The shadowy people who give SHIELD their orders pressure Nick Fury into taking action against She-Hulk, citing the threats caused by her cousin, the Hulk. Fury balks, citing Reed Richards’ obvious approval of her to join the Fantastic Four. The powers wave that away, telling him that this order comes from the Commander in Chief himself. Fury decides to take a vacation rather than deal with this….

Jennifer “She-Hulk” Walters is relaxing at home when her boyfriend, Wyatt Wingfoot, arrives. Jen explains she is distracted, thinking about her late cousin Bruce Banner as the next day was his birthday (Hulk/Bruce is wrongly believed to be dead at this time). He comforts her by reminding her that without the Hulk, she would never have become She-Hulk and they would not have gotten together. They make plans to go out that evening but first, they head for the bedroom….

Dum Dum Dugan supervises the surveillance of She-Hulk though he does not like it any more than Nick Fury did….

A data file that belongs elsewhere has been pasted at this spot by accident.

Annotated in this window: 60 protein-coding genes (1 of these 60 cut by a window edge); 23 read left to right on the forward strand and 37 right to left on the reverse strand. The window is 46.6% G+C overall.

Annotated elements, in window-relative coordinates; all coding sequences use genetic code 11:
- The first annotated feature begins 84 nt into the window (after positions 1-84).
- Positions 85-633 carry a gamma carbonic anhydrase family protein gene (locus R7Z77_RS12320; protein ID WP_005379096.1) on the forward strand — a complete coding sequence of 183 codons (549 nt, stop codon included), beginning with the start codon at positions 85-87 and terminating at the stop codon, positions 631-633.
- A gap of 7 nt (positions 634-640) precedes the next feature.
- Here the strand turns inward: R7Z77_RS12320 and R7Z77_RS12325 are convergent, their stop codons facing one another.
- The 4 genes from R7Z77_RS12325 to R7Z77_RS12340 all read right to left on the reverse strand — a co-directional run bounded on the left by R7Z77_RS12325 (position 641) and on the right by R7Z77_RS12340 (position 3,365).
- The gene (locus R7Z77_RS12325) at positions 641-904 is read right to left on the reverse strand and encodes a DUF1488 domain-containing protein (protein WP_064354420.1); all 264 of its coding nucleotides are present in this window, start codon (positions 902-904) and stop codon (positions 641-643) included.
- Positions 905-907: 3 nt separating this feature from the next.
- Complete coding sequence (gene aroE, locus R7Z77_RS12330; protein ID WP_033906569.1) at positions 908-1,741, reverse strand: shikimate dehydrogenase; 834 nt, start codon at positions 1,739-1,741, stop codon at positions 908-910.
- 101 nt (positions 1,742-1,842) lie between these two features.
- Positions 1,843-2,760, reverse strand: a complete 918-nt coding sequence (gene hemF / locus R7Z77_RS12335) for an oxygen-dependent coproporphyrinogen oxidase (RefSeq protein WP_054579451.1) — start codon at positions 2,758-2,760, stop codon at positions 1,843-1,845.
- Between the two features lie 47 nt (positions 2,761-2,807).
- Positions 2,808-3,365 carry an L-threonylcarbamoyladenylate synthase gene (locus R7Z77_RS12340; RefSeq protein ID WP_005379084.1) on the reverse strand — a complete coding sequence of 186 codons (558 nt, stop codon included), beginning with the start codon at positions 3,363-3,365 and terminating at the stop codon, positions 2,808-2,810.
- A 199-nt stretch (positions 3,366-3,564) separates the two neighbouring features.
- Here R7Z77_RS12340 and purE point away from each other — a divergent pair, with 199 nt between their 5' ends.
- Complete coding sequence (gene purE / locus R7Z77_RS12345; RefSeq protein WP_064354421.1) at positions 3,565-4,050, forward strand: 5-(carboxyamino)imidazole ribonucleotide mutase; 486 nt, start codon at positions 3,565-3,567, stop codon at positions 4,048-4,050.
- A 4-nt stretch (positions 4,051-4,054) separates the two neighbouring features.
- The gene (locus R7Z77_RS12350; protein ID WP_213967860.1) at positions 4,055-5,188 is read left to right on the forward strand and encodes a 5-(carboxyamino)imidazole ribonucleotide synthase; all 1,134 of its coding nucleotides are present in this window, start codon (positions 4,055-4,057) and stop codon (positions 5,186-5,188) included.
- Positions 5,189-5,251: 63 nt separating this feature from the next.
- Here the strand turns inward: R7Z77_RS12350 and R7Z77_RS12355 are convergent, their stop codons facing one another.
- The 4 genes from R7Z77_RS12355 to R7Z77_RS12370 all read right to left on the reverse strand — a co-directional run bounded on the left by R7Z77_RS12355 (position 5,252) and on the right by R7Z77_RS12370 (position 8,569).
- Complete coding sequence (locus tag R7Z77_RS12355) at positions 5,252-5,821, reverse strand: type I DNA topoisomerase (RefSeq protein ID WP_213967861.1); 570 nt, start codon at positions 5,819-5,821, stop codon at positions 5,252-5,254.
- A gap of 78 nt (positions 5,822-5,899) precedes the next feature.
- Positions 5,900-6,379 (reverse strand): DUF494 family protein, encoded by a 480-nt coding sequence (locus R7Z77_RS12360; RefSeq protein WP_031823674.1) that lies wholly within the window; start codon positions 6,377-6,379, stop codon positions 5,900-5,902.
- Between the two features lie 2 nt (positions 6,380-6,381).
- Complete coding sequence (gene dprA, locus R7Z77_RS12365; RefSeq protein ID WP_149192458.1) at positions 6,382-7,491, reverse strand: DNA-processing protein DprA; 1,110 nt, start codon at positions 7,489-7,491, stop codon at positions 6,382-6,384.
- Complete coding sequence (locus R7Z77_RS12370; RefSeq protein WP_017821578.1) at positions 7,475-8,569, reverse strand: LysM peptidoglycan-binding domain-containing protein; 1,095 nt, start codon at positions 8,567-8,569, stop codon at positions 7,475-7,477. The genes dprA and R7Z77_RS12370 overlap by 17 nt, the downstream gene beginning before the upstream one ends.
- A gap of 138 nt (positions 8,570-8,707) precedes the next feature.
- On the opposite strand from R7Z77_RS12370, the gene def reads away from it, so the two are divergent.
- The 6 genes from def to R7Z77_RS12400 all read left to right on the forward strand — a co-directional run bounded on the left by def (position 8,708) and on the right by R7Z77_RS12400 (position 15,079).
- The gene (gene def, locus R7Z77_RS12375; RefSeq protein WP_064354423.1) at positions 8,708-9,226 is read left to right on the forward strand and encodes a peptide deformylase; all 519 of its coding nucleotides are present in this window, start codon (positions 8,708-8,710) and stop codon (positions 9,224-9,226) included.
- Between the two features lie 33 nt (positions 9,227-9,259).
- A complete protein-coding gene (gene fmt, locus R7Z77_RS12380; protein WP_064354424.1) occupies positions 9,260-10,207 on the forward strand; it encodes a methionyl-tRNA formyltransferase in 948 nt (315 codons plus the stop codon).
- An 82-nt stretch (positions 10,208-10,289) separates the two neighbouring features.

They get ready to go out and Jen is dressed in an abbreviated version of white tie and tails, exposing a lot of green flesh. She defends it by saying that as people are going to be staring anyway, she might as well be comfortable. They take a cab to the East Village and Jen explains she has always preferred being She-Hulk because of the excitement. Near the theater, three SHIELD Mandroids teleport in and announce that Shulkie is under arrest. She fights them, with Wyatt and some passers-by trying to help but not doing much. Jen is shot with a Neuro-Stunner and halts it by hitting the Mandroid with a car. The lead Mandroid contacts base to request an emergency pull-out full quadrant teleportation. And so She-Hulk, Wyatt, and several civilians finds themselves in a SHIELD base with the Mandroids. She clobbers the Mandroids and tries to lead the civilians to safety, tearing a massive hole in a wall leading to a maintenance tunnel. The agents spray gas in the tunnel, taking down the civilians so Jen makes another exit, where she and Wyatt find an airfield. When they finally get a look outside, they discover they are aboard the Helicarrier, with nowhere else to go. So they surrender to an armed party of agents, led by Agent Roger Dooley; Dooley orders Jen to strip, threatening Wyatt with death when she balks. So Jen removes all of her clothing, denouncing SHIELD as a bunch of bad guys. Dum Dum Dugan arrives and is shocked; he rebukes Dooley, reminding him that strip searches are to be carried out in private by an Agent of the same sex as the prisoner. Dooley is unrepentant. Dugan orders Dooley away but the agent mutters threats about his friends in high places….